Cigarette smoke causes breaks in DNA and defects to a cell's chromosomes, Pitt study finds

September 30, 2004

PITTSBURGH, Sept. 30 - The amount of smoke in just one or two puffs of a cigarette can cause breaks in DNA and defects to a cell's chromosomes, leading to irreversible changes in genetic information being passed to a newly divided cell, according to University of Pittsburgh researchers. Their findings, to be reported Tuesday, Oct. 5 at the 35th Annual Meeting of the Environmental Mutagen Society, are the first to show that cigarette smoke causes chromosome instability.

The meeting, "Genes, Mutations and Disease: The Environmental Connection," will be held Oct. 2 to 6 at the Pittsburgh Hilton and Towers.

While most research has focused on the changes in DNA sequence caused by cigarette smoke, little attention has been given to how smoke affects genomic stability of cells. In laboratory studies using human fibroblasts, common cells found in connective tissue, William S. Saunders, Ph.D., and colleagues discovered that exposure to even a small amount of cigarette smoke condensate - equal to about 1/25 of a cigarette - caused breaks to both strands of DNA and compromised the integrity of the cell's chromosomes.

Cigarette smoke contains some 5,000 organic compounds, including chemicals known to cause cancers. While the researchers did not expose cells to actual puffs of smoke, the cigarette smoke condensate they used was derived from burning real cigarettes and obtained from the R.J. Reynolds Tobacco Company. Containing mostly particulates, the extracted smoke was liquefied as part of a solvent mixture before it was exposed to the cells.

"Double-stranded breaks are considered the most mutagenic type of DNA damage because the broken ends can fuse to other chromosomes in the cell. Chromosome fusion is detrimental to normal chromosome segregation, which in turn leads to genetic imbalances," explained Dr. Saunders, associate professor of biological sciences, University of Pittsburgh School of Arts and Sciences, and a researcher with the Oral Cancer Center of Discovery at the University of Pittsburgh Cancer Institute.

Before a cell undergoes division, its DNA is replicated and compressed into identical copies of each chromosome inside the cell nucleus. The chromosomes are then segregated during cell division, so that each daughter nucleus receives a complete copy of the genetic material. The stage when chromosomes are segregated and become separated is called anaphase. Normally, each set of chromosomes is pulled with equal force in opposite directions so that each daughter cell receives the same number of chromosomes.

But when the researchers exposed cells in culture to cigarette smoke, they found that the fused chromosomes were being pulled simultaneously from both directions much like a piece of taffy, forming so-called anaphase bridges between its two ends. Eventually, these chromosomes either tear apart, leaving two broken pieces, or if they don't break apart, the abnormal, elongated chromosomes may persist after anaphase is completed. Either way, a major change in the structure of the chromosomes is the end result.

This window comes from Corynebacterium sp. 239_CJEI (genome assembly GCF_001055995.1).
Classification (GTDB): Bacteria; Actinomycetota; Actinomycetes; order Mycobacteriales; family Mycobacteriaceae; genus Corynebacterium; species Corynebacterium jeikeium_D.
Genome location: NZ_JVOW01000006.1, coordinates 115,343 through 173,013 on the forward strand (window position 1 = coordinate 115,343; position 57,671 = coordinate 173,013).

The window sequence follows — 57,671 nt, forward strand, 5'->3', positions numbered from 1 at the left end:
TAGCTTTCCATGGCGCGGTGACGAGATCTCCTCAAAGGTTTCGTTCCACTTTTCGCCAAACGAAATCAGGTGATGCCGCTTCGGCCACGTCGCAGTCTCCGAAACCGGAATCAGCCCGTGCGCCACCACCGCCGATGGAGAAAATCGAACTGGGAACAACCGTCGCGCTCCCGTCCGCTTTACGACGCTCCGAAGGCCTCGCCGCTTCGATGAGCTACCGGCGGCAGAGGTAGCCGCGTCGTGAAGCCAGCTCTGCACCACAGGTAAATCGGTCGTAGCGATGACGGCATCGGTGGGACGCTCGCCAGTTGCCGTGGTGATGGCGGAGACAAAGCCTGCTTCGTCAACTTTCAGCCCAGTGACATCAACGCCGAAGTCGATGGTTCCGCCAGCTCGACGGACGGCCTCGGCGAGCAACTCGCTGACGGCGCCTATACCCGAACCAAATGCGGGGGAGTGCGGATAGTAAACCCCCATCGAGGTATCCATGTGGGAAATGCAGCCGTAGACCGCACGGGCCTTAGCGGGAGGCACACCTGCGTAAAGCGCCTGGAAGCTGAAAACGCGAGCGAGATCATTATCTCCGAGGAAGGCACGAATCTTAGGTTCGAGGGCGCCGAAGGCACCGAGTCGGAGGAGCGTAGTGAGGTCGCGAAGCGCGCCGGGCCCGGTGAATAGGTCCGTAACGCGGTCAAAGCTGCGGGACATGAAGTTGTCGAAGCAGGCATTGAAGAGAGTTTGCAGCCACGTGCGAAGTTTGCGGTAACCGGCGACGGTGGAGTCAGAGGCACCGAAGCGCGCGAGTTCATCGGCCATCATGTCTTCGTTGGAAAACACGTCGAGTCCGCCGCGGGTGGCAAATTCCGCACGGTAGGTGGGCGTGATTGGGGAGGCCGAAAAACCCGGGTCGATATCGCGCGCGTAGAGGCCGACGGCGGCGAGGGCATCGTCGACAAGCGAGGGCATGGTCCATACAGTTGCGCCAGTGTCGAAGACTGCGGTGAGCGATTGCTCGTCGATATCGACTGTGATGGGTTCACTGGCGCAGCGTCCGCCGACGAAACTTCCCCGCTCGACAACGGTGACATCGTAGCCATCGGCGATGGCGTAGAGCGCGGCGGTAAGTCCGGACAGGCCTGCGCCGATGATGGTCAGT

"Others have found the presence of anaphase bridges is correlated with chromosome instability in cancer cells. Because cigarette smoking is linked to oral, larynx, lung, bladder and esophageal cancers, our results showing that cigarette smoke can produce anaphase bridges and destabilize a cell's chromosomes have added significance," said Dr. Saunders.

"The failure of the cell to accurately repair the cigarette smoke condensate-induced double-stranded breaks probably leads to anaphase bridge formation and chromosomal instability," added Li Z. Luo, Ph.D., a graduate student in the department of biological sciences, who will present the data.

According to their results, which also are detailed in an upcoming article in the journal Mutation Research, the development of anaphase bridges and chromosome instability is most likely due to reactive oxygen species that form as the cell is exposed to the various chemicals in smoke. Treating the smoke-exposed cells with different antioxidants, agents that block formation of reactive oxygen species, prevented most occurrences of anaphase bridge formation and significantly reduced genomic imbalances.

"Unfortunately, no amount of scientific evidence arguing against smoking will get everyone to stop or not begin to smoke in the first place. So, perhaps one long-term goal should be to develop cigarettes that somehow prevent what we've seen happen to the cells in our lab," remarked Dr. Saunders.

In addition to Drs. Luo and Saunders, other authors of the abstract and paper are Kristen M. Werner, Ph.D., a former undergraduate student in the department of biological sciences; and Susanne M. Gollin, Ph.D., professor of human genetics at the University of Pittsburgh Graduate School of Public Health and co-investigator at the Oral Cancer Center of Discovery at the University of Pittsburgh Cancer Institute.
-end-


University of Pittsburgh Medical Center

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